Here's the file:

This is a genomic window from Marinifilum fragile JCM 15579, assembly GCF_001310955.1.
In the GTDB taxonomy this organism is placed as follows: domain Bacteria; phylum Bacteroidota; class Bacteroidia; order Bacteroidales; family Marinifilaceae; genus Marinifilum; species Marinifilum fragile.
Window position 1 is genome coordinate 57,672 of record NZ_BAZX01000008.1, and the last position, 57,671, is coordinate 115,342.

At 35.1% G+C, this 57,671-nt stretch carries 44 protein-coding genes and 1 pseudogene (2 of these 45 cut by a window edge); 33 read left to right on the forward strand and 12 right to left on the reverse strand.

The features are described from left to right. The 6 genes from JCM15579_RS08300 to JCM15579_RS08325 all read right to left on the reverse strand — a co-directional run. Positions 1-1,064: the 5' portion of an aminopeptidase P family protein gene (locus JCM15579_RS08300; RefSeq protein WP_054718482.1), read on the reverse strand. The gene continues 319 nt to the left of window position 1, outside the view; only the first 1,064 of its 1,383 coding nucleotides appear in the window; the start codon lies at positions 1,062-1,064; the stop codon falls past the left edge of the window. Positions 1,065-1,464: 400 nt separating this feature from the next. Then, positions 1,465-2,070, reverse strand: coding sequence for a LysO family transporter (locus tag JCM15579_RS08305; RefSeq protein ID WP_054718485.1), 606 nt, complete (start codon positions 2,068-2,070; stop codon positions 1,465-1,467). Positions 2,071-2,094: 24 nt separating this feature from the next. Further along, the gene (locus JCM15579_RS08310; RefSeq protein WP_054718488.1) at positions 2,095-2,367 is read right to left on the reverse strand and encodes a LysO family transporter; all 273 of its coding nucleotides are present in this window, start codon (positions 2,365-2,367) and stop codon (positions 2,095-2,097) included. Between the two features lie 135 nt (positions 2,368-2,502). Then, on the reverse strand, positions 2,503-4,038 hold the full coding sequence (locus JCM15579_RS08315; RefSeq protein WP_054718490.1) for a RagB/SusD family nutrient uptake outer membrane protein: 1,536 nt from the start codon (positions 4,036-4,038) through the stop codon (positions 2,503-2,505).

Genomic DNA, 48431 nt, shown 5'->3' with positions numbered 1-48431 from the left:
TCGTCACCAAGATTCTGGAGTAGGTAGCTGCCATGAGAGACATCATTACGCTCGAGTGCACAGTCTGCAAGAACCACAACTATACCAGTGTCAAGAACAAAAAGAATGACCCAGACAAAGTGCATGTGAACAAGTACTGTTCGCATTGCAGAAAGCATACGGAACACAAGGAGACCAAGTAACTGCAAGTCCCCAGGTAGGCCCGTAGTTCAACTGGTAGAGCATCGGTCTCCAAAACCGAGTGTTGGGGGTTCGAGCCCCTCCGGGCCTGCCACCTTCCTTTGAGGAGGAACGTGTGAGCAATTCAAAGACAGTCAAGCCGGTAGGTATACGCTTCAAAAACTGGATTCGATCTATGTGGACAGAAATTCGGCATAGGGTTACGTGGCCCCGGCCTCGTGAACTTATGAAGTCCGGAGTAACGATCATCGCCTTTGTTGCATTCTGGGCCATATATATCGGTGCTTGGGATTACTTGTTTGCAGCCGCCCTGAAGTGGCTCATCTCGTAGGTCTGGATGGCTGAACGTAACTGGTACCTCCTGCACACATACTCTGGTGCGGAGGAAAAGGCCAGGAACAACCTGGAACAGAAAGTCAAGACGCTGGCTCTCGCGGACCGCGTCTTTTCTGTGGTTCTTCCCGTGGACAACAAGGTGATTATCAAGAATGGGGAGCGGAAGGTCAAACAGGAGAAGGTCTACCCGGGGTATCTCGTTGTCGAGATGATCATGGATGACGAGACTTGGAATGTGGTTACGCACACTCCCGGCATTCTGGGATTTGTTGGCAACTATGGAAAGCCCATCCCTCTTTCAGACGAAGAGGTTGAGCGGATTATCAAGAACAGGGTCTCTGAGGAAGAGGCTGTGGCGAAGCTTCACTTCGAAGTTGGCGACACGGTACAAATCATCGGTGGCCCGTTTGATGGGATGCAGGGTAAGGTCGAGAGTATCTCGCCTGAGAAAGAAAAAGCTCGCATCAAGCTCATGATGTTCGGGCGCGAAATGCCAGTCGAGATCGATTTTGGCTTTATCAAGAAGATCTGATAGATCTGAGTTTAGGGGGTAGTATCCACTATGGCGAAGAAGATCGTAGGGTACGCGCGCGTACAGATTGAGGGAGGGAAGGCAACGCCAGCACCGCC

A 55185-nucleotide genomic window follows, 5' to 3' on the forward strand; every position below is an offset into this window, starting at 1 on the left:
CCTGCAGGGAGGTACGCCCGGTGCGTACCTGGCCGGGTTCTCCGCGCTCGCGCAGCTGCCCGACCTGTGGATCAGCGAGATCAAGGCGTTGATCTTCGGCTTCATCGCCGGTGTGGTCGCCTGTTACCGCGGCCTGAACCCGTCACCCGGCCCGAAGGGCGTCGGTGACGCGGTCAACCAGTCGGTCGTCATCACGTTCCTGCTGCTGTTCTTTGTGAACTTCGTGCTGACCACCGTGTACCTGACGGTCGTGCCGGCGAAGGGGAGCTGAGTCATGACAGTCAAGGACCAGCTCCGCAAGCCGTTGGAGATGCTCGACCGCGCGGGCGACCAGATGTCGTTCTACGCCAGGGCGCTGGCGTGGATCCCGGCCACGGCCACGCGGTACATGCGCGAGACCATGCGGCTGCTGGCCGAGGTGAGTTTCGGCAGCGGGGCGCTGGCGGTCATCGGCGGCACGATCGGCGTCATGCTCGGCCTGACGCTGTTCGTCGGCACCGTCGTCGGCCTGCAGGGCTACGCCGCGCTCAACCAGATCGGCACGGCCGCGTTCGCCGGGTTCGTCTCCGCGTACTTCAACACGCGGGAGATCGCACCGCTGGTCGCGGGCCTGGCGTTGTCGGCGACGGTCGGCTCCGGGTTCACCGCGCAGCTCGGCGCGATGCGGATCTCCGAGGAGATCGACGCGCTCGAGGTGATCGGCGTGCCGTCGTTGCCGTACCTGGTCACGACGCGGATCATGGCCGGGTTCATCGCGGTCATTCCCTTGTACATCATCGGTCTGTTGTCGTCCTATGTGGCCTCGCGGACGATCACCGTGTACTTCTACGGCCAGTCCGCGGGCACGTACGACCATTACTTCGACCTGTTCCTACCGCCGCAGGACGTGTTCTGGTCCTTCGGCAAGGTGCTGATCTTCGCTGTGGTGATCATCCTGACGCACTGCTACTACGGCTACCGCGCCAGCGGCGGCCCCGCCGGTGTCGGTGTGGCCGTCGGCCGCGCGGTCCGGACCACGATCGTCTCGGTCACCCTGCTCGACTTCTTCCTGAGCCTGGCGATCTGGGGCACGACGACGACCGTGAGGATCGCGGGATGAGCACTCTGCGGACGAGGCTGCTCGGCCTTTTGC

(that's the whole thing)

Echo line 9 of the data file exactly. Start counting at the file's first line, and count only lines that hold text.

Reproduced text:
CCTGCAGGGAGGTACGCCCGGTGCGTACCTGGCCGGGTTCTCCGCGCTCGCGCAGCTGCCCGACCTGTGGATCAGCGAGATCAAGGCGTTGATCTTCGGCTTCATCGCCGGTGTGGTCGCCTGTTACCGCGGCCTGAACCCGTCACCCGGCCCGAAGGGCGTCGGTGACGCGGTCAACCAGTCGGTCGTCATCACGTTCCTGCTGCTGTTCTTTGTGAACTTCGTGCTGACCACCGTGTACCTGACGGTCGTGCCGGCGAAGGGGAGCTGAGTCATGACAGTCAAGGACCAGCTCCGCAAGCCGTTGGAGATGCTCGACCGCGCGGGCGACCAGATGTCGTTCTACGCCAGGGCGCTGGCGTGGATCCCGGCCACGGCCACGCGGTACATGCGCGAGACCATGCGGCTGCTGGCCGAGGTGAGTTTCGGCAGCGGGGCGCTGGCGGTCATCGGCGGCACGATCGGCGTCATGCTCGGCCTGACGCTGTTCGTCGGCACCGTCGTCGGCCTGCAGGGCTACGCCGCGCTCAACCAGATCGGCACGGCCGCGTTCGCCGGGTTCGTCTCCGCGTACTTCAACACGCGGGAGATCGCACCGCTGGTCGCGGGCCTGGCGTTGTCGGCGACGGTCGGCTCCGGGTTCACCGCGCAGCTCGGCGCGATGCGGATCTCCGAGGAGATCGACGCGCTCGAGGTGATCGGCGTGCCGTCGTTGCCGTACCTGGTCACGACGCGGATCATGGCCGGGTTCATCGCGGTCATTCCCTTGTACATCATCGGTCTGTTGTCGTCCTATGTGGCCTCGCGGACGATCACCGTGTACTTCTACGGCCAGTCCGCGGGCACGTACGACCATTACTTCGACCTGTTCCTACCGCCGCAGGACGTGTTCTGGTCCTTCGGCAAGGTGCTGATCTTCGCTGTGGTGATCATCCTGACGCACTGCTACTACGGCTACCGCGCCAGCGGCGGCCCCGCCGGTGTCGGTGTGGCCGTCGGCCGCGCGGTCCGGACCACGATCGTCTCGGTCACCCTGCTCGACTTCTTCCTGAGCCTGGCGATCTGGGGCACGACGACGACCGTGAGGATCGCGGGATGAGCACTCTGCGGACGAGGCTGCTCGGCCTTTTGC